Tuesday, December 22, 2009

Merry Christmas and a Happy New Bank!

Bank failures continue. Every week (usually on Friday), the FDIC moves in and takes over a few more failing banks. Most are in trouble because of bad commercial loans. There was one striking example locally where an investor group led by a Realtor bought a 5 million dollar property and couldn't even pay the taxes on it from the rents. It sold for less than half that in foreclosure. Although the bank that lost about three million dollars on that one loan was not in this state, some local banks have made similarly bad decisions.

[Memo to the right wingnuts: There has been no change in the law regarding loans to poor people to encourage home ownership, yet the banks have tightened up their lending practices. That is what mathematicians call a counterexample to the claim that politics rather than greed caused lenders to loan money without checking anything. Another counter example would be where a Swiss bank nagged an owner into refinancing a now-bankrupt resort so they could earn the origination fee.]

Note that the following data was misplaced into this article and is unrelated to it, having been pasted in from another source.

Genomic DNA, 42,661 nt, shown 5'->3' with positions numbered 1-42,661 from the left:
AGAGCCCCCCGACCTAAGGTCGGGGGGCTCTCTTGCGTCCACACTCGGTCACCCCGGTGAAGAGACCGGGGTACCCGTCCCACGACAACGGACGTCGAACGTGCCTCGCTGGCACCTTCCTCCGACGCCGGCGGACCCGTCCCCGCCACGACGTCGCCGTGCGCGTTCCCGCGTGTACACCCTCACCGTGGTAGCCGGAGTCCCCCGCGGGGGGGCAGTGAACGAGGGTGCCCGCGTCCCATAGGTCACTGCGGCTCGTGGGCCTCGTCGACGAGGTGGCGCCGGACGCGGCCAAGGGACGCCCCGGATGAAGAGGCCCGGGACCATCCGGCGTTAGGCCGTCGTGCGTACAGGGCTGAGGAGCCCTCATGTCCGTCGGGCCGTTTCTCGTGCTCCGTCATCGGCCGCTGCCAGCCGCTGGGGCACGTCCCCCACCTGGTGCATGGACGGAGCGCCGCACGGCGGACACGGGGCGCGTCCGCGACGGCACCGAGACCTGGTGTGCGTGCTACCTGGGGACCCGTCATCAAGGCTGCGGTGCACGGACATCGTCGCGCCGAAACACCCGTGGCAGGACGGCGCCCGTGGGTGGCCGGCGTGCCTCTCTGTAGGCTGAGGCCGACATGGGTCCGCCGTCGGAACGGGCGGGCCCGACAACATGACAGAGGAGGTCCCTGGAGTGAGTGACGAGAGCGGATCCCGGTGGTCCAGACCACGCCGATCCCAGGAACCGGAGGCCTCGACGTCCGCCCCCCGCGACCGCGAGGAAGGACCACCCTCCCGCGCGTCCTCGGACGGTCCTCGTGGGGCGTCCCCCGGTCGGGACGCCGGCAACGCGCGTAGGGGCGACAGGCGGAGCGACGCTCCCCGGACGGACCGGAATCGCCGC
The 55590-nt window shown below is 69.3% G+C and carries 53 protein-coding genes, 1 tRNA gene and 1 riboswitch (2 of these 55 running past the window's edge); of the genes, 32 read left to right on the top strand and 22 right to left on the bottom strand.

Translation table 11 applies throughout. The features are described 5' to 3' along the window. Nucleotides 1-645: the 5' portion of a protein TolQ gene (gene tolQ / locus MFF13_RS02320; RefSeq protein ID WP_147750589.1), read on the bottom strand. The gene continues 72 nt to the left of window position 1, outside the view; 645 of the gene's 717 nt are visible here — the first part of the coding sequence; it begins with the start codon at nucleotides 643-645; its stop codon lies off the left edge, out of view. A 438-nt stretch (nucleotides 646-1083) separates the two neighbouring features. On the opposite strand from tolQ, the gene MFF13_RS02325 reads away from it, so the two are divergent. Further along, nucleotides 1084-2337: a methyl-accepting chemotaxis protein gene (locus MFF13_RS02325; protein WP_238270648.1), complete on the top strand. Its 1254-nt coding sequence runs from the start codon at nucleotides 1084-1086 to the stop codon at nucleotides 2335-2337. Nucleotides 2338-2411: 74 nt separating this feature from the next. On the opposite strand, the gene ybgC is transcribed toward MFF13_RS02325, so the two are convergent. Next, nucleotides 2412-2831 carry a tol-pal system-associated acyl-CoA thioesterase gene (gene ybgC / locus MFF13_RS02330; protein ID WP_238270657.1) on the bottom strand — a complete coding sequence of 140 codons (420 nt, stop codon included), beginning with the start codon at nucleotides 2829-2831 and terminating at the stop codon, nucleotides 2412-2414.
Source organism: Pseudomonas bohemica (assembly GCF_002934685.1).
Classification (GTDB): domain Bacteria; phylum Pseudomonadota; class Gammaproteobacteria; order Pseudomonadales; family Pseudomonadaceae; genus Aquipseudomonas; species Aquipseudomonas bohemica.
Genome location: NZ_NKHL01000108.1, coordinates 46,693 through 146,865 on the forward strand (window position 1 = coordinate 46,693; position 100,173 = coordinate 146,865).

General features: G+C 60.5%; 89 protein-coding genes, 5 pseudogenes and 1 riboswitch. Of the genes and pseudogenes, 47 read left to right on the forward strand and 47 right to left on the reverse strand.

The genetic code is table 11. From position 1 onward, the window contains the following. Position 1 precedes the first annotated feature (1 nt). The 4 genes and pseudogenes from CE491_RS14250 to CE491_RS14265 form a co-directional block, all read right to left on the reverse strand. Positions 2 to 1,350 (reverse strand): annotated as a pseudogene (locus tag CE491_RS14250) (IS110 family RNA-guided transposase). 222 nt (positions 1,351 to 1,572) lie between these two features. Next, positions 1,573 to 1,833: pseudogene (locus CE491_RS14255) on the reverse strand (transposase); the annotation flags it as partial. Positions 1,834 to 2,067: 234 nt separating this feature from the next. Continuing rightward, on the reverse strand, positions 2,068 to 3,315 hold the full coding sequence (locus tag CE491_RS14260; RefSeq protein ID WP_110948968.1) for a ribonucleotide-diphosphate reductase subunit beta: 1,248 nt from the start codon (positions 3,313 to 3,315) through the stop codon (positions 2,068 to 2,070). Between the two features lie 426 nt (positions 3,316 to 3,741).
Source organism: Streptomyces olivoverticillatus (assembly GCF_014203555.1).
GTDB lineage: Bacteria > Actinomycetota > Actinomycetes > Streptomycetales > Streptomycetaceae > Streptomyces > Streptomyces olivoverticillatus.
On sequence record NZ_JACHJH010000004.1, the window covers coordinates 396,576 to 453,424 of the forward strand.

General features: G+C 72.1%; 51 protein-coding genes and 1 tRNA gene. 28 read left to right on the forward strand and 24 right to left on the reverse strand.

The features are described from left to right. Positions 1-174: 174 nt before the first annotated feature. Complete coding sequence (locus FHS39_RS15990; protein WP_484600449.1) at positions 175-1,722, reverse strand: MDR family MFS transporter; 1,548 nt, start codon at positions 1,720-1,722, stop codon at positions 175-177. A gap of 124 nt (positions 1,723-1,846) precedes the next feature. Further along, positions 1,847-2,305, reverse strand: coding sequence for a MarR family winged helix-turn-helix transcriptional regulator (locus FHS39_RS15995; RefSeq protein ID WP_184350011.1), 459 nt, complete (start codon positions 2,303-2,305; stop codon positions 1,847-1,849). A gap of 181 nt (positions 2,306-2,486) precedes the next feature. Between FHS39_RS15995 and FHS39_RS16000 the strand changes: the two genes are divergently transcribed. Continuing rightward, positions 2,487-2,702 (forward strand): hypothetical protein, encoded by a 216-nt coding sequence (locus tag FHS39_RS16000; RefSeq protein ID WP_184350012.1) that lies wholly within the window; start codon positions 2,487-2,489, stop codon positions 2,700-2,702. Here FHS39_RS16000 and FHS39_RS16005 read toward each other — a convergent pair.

So how can you tell if your bank is over extended? How can you find out how many toxic loans it has, or how many bank-owned properties it owns? Easy:

An MSNBC story provided a nice, color coded map showing the extent of the problem on a state-by-state basis with links to a separate "bank tracker" site. The main article only does banks, but if you go to the main site you can choose (top of the left column) to look for banks or credit unions as well as their methodology and who has obtained TARP funding.

It is worth a look, although you do have to know where your bank has its headquarters.

What I like is that they show the time dependence of the bad assest ratio in a bar graph, so you can see the trend as well as the raw numbers in a table. For perspective, the reason their bar graphs don't max out when a bank gets to a 100% ratio between troubled assets and capital plus reserves is that the ones that have been taken over can be in the 300% to 600% territory. However, that is not the only metric. I saw one bank where the ratio was just over 100% but they had been losing over a hundred million dollars a quarter for a year.

I was glad to see that our banks and our credit union are in reasonable shape. One has a ratio around 40%, but it has been stable for most of the year and they are still making a profit. Not so for another local bank, which has advertised how helpful it is to local businesses. Their ratio has been going up by leaps and bounds, hitting 100% last quarter along with a large negative profit. I wouldn't buy any stock in that one!

And always remember: the cap on FDIC insurance applies to the sum of all of the accounts in your name, not each account.

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